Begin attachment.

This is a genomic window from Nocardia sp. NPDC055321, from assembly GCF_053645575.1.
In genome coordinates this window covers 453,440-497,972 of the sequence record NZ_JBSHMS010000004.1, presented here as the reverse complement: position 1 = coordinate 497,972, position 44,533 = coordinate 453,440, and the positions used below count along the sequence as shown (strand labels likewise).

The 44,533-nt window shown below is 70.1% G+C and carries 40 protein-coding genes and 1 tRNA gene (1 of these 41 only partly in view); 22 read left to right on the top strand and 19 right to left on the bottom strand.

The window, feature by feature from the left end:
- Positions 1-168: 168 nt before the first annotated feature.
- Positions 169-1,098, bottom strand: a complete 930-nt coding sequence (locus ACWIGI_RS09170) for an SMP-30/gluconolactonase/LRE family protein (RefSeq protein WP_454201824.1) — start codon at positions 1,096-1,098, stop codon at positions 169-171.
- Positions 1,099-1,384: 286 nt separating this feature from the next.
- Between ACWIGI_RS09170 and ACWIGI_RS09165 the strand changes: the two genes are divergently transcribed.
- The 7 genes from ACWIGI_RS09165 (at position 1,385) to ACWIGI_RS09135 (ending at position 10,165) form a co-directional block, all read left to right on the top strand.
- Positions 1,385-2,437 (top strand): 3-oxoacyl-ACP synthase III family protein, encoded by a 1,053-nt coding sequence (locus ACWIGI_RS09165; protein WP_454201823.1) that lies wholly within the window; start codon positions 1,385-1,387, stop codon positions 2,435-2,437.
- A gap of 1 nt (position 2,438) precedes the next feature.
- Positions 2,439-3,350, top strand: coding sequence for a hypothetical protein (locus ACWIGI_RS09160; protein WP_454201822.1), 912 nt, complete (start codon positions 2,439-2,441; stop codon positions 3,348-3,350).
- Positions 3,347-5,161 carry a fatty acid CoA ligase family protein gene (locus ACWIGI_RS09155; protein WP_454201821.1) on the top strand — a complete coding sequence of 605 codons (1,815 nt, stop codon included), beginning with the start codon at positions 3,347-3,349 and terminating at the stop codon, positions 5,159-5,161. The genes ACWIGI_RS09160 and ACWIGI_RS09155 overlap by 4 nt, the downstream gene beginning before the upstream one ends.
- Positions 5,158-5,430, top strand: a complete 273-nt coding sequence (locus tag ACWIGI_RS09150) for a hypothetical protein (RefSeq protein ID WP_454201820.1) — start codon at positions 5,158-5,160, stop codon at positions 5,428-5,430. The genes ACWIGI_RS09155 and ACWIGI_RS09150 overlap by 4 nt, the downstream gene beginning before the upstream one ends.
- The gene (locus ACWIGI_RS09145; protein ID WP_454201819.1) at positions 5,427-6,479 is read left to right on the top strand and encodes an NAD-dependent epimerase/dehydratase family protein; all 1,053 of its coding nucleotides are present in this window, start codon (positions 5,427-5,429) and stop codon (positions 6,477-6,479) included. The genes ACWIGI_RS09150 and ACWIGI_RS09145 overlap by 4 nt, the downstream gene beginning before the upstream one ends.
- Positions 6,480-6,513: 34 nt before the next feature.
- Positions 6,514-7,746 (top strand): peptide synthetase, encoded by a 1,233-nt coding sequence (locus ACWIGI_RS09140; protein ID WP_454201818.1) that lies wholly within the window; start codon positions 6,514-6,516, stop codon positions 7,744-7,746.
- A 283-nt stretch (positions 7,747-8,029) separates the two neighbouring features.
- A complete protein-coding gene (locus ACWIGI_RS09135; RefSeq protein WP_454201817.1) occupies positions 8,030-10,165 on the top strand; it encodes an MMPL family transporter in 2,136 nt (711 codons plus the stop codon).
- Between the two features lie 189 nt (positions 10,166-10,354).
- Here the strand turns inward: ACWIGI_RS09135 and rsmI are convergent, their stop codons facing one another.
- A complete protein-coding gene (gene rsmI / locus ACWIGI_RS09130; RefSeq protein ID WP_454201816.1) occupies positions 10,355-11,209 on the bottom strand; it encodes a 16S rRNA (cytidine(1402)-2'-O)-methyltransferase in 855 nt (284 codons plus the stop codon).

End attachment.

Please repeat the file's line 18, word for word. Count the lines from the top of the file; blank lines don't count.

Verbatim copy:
- A 283-nt stretch (positions 7,747-8,029) separates the two neighbouring features.